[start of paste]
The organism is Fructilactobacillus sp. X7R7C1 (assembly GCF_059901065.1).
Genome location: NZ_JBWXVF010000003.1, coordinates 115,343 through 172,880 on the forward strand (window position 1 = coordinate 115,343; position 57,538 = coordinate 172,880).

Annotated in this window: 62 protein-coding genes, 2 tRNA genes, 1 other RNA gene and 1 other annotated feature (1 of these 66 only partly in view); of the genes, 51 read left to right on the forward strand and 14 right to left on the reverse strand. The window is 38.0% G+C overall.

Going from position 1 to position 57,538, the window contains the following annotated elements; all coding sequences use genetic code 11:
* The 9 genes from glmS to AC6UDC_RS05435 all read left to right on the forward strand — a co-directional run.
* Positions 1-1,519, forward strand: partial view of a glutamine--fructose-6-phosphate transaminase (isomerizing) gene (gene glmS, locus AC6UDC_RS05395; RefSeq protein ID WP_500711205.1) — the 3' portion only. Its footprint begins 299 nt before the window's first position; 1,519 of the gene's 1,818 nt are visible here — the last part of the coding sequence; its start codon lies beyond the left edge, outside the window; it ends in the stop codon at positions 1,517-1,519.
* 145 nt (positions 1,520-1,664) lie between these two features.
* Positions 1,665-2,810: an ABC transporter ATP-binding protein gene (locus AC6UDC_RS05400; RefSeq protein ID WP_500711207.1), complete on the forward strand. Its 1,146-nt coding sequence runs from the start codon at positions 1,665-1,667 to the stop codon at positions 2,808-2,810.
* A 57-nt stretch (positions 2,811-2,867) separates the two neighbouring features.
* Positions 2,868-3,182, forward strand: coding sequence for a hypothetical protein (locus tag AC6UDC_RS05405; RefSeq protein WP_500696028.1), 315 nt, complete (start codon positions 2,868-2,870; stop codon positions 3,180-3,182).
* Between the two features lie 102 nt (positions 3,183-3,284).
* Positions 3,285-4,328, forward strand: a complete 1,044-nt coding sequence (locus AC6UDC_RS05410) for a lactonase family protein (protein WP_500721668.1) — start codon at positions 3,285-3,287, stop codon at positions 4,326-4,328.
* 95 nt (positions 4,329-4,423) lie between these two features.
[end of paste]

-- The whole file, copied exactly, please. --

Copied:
The organism is Fructilactobacillus sp. X7R7C1 (assembly GCF_059901065.1).
Genome location: NZ_JBWXVF010000003.1, coordinates 115,343 through 172,880 on the forward strand (window position 1 = coordinate 115,343; position 57,538 = coordinate 172,880).

Annotated in this window: 62 protein-coding genes, 2 tRNA genes, 1 other RNA gene and 1 other annotated feature (1 of these 66 only partly in view); of the genes, 51 read left to right on the forward strand and 14 right to left on the reverse strand. The window is 38.0% G+C overall.

Going from position 1 to position 57,538, the window contains the following annotated elements; all coding sequences use genetic code 11:
* The 9 genes from glmS to AC6UDC_RS05435 all read left to right on the forward strand — a co-directional run.
* Positions 1-1,519, forward strand: partial view of a glutamine--fructose-6-phosphate transaminase (isomerizing) gene (gene glmS, locus AC6UDC_RS05395; RefSeq protein ID WP_500711205.1) — the 3' portion only. Its footprint begins 299 nt before the window's first position; 1,519 of the gene's 1,818 nt are visible here — the last part of the coding sequence; its start codon lies beyond the left edge, outside the window; it ends in the stop codon at positions 1,517-1,519.
* 145 nt (positions 1,520-1,664) lie between these two features.
* Positions 1,665-2,810: an ABC transporter ATP-binding protein gene (locus AC6UDC_RS05400; RefSeq protein ID WP_500711207.1), complete on the forward strand. Its 1,146-nt coding sequence runs from the start codon at positions 1,665-1,667 to the stop codon at positions 2,808-2,810.
* A 57-nt stretch (positions 2,811-2,867) separates the two neighbouring features.
* Positions 2,868-3,182, forward strand: coding sequence for a hypothetical protein (locus tag AC6UDC_RS05405; RefSeq protein WP_500696028.1), 315 nt, complete (start codon positions 2,868-2,870; stop codon positions 3,180-3,182).
* Between the two features lie 102 nt (positions 3,183-3,284).
* Positions 3,285-4,328, forward strand: a complete 1,044-nt coding sequence (locus AC6UDC_RS05410) for a lactonase family protein (protein WP_500721668.1) — start codon at positions 3,285-3,287, stop codon at positions 4,326-4,328.
* 95 nt (positions 4,329-4,423) lie between these two features.